After nearly a decade of research on VMT charging, my assessment is that implementation involving anything like the GPS-based VMT tax beloved of planners is highly unlikely. In addition to the overwhelming political opposition to Big Brother “tracking,” this approach is far too complex and costly if the goal is to replace charging per gallon with charging per mile–in other words, if what we seek is a robust highway funding source rather than a new tax on driving.
My current thinking on how to implement mileage-based user fees starts with the premise that we should not focus on a one-size-fits-all solution. What makes sense for fleets of heavy trucks may be different from what makes sense for ordinary drivers. And what makes sense for congested urban freeways may be different from what makes sense for local streets and roads. In addition, it is unlikely that this transition will be led and managed by the federal government. A state-by-state approach, with some federal support, is far more realistic and likely.
My current scenario for change is along the following lines. There would be a simple, basic state per-mile charge (let’s say one cent per mile) that would cover ordinary roads and highways but not the far more costly limited-access system (expressways and Interstates). The basic charge would be collected based on annual odometer readings, perhaps billed monthly. Premium facilities, which are already limited-access, would in effect be converted into toll roads, using current all-electronic tolling (AET) technology-transponders and video license-plate imaging. Charges for these facilities would be higher than the basic charge, given the much higher costs to build, operate, and maintain them compared with ordinary roads. And where congestion is a problem, variable pricing is quite feasible with current AET systems-no need for Big Brother GPS.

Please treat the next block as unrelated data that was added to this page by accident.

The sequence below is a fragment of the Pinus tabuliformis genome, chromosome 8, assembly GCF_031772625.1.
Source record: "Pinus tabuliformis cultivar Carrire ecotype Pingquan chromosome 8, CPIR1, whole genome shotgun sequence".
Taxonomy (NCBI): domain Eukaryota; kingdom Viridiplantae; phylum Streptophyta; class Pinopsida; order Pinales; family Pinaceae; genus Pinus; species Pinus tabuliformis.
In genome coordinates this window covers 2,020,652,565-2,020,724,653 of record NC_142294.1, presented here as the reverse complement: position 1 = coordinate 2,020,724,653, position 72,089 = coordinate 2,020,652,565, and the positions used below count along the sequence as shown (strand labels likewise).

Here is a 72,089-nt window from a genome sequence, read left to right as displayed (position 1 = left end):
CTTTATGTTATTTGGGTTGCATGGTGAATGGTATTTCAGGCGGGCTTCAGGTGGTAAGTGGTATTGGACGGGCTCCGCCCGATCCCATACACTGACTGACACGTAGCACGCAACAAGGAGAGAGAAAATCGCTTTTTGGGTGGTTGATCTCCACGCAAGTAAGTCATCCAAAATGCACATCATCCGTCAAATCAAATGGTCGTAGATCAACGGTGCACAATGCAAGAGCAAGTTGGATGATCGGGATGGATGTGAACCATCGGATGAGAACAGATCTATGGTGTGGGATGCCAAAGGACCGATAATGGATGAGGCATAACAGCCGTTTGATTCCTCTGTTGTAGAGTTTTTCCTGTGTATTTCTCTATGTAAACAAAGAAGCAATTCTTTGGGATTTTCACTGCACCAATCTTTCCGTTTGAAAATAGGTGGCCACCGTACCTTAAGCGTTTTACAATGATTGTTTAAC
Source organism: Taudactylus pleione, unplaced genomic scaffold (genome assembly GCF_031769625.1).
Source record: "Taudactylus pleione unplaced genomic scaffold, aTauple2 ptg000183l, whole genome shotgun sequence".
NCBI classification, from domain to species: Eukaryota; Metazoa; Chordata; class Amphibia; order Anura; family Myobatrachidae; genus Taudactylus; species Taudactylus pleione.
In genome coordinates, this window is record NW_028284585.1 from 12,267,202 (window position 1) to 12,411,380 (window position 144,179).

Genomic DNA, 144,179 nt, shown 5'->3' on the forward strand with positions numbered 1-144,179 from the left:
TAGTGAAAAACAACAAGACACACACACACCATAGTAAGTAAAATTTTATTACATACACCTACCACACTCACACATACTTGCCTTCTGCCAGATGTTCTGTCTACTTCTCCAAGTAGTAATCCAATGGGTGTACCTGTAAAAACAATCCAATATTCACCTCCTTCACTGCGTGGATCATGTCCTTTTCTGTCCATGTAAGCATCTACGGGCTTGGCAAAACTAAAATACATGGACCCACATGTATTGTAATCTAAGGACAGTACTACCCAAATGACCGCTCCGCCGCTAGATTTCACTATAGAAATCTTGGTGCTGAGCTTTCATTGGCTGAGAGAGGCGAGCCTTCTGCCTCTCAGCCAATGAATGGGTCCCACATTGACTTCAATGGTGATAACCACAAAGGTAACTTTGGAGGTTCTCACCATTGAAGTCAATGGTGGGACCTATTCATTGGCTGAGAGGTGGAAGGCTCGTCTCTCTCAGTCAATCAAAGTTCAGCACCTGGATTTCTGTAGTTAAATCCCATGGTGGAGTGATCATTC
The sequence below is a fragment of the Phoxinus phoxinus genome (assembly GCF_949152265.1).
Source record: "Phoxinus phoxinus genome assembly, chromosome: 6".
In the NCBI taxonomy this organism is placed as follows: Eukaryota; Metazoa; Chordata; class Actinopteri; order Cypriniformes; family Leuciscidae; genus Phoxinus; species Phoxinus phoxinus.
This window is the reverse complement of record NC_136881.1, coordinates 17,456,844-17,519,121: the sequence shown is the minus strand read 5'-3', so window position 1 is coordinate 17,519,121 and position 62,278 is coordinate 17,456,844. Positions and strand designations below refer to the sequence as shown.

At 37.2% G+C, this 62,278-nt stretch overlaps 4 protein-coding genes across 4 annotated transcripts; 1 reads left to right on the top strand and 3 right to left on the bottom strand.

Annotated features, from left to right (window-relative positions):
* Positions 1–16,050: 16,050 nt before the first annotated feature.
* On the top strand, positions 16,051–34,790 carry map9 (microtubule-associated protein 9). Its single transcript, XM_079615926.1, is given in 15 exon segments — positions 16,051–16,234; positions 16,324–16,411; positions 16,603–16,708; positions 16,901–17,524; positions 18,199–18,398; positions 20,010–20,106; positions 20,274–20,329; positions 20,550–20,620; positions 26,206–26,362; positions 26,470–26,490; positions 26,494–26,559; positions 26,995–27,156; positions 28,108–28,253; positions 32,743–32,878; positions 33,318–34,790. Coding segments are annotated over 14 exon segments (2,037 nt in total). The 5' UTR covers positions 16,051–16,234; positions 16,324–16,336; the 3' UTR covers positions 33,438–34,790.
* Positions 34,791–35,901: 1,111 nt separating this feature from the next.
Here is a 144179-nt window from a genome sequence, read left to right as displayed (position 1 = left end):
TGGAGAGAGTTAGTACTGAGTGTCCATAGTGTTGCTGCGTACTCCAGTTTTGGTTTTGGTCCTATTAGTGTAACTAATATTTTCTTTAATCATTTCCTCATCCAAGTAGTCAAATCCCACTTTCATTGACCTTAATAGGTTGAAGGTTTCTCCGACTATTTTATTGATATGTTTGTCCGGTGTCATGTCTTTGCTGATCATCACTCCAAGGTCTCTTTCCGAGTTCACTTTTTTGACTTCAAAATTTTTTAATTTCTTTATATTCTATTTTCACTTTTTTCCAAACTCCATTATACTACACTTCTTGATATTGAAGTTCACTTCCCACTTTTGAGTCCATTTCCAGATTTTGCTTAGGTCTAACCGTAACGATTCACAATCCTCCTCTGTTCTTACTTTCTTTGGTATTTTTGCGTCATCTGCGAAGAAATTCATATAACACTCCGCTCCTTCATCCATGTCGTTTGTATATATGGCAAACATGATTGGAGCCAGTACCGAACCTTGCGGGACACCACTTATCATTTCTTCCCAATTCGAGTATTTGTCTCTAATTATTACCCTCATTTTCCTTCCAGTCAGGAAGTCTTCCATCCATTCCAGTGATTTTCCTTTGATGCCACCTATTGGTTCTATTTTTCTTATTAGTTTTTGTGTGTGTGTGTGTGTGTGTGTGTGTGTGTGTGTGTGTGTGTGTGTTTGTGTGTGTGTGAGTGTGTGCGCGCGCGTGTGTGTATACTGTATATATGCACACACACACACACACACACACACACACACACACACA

What is needed from the federal government is only a few enabling measures. First, of course, is permission to charge for Interstates, as part of a transition to mileage-based user fees, and preferably in accordance with the Value-Added Tolling principles that I outlined in last month’s column. Second, since lots of travel crosses state lines, Congress could assist with ongoing toll industry efforts toward nationwide interoperability of electronic tolling systems and nationwide enforceability measures involving state motor vehicle departments. Interstate tolling is a potential major first step in this transition toward mileage-based user fees, and is an appropriate goal for the next reauthorization bill.
But in the court of public opinion, what is most urgently needed is for highway advocates, such as the readers of this newsletter, to engage in the battle for hearts and minds on the issue of per-mile (rather than per-gallon) charging. We need to make it clear that we don’t want a “VMT tax” as conceived by planners. Instead, we seek mileage-based user fees that are analogous to the bills people pay every month for their other network utility services: electricity, natural gas, water, phones, cable, etc. Those are all charges for services, not taxes, whether they are paid to an investor-owned utility or a government utility. That’s what we need in the highway sector, as well.
Robert Poole is director of transportation policy at Reason Foundation.